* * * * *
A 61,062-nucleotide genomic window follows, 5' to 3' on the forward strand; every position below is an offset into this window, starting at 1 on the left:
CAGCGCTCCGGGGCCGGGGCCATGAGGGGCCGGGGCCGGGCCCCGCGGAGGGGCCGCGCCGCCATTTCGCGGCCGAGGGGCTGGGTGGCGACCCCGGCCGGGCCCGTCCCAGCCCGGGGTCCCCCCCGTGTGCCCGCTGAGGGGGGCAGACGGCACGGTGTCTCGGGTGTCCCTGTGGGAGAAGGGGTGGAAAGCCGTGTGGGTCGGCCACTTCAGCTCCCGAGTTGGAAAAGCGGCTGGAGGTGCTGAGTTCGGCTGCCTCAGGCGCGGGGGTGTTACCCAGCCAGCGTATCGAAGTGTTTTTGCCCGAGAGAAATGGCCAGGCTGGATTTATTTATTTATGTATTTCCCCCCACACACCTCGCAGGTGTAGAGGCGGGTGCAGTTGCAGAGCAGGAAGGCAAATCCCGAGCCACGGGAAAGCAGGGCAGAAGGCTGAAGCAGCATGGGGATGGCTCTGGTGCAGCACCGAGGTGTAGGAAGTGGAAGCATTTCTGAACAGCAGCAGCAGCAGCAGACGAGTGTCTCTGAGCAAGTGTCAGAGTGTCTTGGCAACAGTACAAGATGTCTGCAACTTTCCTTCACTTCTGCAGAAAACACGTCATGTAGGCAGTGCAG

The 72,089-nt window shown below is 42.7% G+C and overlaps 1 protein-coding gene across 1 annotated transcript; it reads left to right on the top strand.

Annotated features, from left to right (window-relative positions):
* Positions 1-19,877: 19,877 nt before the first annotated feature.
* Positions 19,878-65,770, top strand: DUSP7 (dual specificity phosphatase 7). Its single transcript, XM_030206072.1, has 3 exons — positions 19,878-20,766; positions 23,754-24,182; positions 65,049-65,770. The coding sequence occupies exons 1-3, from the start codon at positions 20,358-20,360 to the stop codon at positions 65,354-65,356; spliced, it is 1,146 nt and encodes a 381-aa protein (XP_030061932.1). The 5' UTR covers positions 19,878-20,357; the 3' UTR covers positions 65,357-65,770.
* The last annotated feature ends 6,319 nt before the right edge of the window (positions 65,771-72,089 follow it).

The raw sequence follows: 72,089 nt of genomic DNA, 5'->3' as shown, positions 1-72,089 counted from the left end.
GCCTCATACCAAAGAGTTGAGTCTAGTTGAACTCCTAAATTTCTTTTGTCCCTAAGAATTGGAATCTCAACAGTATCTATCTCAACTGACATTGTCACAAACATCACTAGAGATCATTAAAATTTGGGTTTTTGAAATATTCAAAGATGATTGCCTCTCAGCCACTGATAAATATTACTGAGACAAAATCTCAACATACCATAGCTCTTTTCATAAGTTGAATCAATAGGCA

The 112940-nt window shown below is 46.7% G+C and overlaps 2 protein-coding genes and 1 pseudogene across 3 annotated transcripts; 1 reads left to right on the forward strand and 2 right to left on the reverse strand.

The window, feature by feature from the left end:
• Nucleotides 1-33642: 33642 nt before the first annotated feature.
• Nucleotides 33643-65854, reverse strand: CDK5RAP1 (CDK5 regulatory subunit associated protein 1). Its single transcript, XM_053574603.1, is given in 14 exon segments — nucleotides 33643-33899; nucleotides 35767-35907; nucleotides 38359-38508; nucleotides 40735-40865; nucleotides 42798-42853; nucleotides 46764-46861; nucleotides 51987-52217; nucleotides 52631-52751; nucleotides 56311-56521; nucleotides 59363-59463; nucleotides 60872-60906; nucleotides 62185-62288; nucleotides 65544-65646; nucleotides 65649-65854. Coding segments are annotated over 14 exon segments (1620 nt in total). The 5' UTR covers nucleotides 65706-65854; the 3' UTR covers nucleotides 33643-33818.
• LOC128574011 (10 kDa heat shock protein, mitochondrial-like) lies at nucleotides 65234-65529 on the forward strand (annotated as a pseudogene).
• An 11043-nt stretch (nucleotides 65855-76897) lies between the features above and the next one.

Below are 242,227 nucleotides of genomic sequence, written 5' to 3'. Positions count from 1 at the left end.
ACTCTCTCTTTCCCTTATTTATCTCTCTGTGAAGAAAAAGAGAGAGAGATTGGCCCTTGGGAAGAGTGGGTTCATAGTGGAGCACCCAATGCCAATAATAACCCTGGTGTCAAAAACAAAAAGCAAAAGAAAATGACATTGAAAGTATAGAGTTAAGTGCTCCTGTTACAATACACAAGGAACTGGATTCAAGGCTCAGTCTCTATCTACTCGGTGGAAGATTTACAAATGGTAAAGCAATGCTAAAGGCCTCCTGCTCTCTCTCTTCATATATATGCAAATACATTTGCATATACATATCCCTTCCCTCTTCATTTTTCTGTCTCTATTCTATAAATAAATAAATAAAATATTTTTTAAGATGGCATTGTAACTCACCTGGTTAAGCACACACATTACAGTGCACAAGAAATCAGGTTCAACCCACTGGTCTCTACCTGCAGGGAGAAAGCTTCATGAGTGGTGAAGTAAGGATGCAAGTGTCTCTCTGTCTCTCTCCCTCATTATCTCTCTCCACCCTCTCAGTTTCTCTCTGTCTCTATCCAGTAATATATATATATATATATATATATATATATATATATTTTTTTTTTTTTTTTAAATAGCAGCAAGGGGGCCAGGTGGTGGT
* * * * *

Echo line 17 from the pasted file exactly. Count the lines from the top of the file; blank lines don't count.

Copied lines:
ACTCTCTCTTTCCCTTATTTATCTCTCTGTGAAGAAAAAGAGAGAGAGATTGGCCCTTGGGAAGAGTGGGTTCATAGTGGAGCACCCAATGCCAATAATAACCCTGGTGTCAAAAACAAAAAGCAAAAGAAAATGACATTGAAAGTATAGAGTTAAGTGCTCCTGTTACAATACACAAGGAACTGGATTCAAGGCTCAGTCTCTATCTACTCGGTGGAAGATTTACAAATGGTAAAGCAATGCTAAAGGCCTCCTGCTCTCTCTCTTCATATATATGCAAATACATTTGCATATACATATCCCTTCCCTCTTCATTTTTCTGTCTCTATTCTATAAATAAATAAATAAAATATTTTTTAAGATGGCATTGTAACTCACCTGGTTAAGCACACACATTACAGTGCACAAGAAATCAGGTTCAACCCACTGGTCTCTACCTGCAGGGAGAAAGCTTCATGAGTGGTGAAGTAAGGATGCAAGTGTCTCTCTGTCTCTCTCCCTCATTATCTCTCTCCACCCTCTCAGTTTCTCTCTGTCTCTATCCAGTAATATATATATATATATATATATATATATATATATATTTTTTTTTTTTTTTTAAATAGCAGCAAGGGGGCCAGGTGGTGGT